Sharks in the Bahamas

From Terrifying to Fascinating
By Mike Porath
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A mile out on the clear Caribbean Sea that's just a few shades heavier than the bright blue sky, the boat drops anchor and I suddenly feel it weighing in my stomach. Now or never. Peering over the side, my focus leaves Cove's final instructions and rests solely on the crescent shadows circling the chum. Though somehow his last words ring clear:"We are in their world. If these sharks really want to bite you and eat you, there's nothing you can do about it. I just wanted to give you that thought of confidence." Thanks a bunch.

The Do's and Don'ts

One step into the sea and the worst is over. Beneath the surface, sounds become muted, the heart slows, and sharks turn from terrifying to fascinating. Cruising to the sandy bottom of the ocean floor 40 feet below, 20 Caribbean reef sharks, between five and 10 feet in length and weighing up to 700 pounds, begin to gather around the bait box. Supper time.

On the boat, Cove had explained that divers were not to grab the sharks' fins, but the spectacular sight is too intriguing not to at least let fingertips wander as the graceful creatures glide by, the rough rubber of their sides working just the smallest bit of friction against the hand.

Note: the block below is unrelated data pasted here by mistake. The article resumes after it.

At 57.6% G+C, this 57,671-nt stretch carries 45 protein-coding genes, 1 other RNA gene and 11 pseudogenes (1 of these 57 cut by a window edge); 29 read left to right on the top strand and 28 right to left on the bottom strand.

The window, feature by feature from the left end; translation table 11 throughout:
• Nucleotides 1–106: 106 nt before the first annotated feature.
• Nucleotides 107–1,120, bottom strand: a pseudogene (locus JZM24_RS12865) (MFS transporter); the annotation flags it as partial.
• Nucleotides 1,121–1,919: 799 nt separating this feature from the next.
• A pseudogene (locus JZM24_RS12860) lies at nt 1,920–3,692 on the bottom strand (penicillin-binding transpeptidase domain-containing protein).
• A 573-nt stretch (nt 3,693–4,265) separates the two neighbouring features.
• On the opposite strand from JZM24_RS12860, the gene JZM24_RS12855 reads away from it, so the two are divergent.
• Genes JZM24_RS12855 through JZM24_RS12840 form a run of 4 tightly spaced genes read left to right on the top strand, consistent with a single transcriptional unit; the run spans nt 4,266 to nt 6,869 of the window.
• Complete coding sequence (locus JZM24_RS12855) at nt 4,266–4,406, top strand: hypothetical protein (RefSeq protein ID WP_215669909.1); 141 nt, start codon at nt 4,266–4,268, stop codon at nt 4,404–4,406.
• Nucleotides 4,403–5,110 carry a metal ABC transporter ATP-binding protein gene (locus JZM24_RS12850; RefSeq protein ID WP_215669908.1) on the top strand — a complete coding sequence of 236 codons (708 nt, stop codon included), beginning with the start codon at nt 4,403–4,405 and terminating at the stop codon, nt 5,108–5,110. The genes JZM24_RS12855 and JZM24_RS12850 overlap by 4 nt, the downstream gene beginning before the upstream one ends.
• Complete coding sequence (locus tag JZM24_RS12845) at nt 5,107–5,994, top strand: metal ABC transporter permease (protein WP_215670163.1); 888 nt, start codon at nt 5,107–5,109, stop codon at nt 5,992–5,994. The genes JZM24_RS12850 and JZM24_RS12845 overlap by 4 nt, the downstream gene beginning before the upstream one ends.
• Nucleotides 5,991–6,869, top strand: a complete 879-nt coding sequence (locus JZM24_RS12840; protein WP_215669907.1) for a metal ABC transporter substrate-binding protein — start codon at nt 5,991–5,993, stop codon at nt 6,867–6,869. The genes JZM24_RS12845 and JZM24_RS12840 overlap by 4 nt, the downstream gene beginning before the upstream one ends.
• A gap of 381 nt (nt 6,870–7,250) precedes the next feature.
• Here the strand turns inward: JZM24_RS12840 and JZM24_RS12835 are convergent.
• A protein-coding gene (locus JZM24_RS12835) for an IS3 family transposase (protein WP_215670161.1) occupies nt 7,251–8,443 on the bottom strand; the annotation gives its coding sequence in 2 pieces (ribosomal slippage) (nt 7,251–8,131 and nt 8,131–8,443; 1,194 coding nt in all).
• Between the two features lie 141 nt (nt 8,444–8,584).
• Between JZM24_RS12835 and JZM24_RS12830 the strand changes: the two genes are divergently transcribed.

Cove was right — the sharks pay little attention to the divers kneeling on the sandy floor as they circle the bait box, biding their time before we serve out a tuna shish kabob. And suddenly with one sleek surge and one snap of the jaws, it's gone. Their yellow snapper tail sidekicks are left feasting on the scraps. We stab into the bait box for more — it's a feeding frenzy.

Tales of Terror?

After 20 minutes of this the box is empty and the sharks drift off one by one. Cove waves us over for a short swim to the "Tongue of the Ocean," an oceanic trench that plummets 6,000 feet down. Straight down, from the looks of it: sea blue deepening into black in a matter of feet. I've never given the ocean or its tantalizing creatures this much thought.

Film and photos have captured our incredible dive, but it ends too quickly and we're soon fluttering our flippers to the surface. Back on the boat, adrenaline is still pumping and divers trade words like "amazing" and "awesome." We know we're not doing this surreal experience justice, but we also know the intense memory will last a lifetime. And surely, our stories of the dive will involve more danger each time they're told.

Published: 30 Apr 2002 | Last Updated: 15 Sep 2010
Details mentioned in this article were accurate at the time of publication


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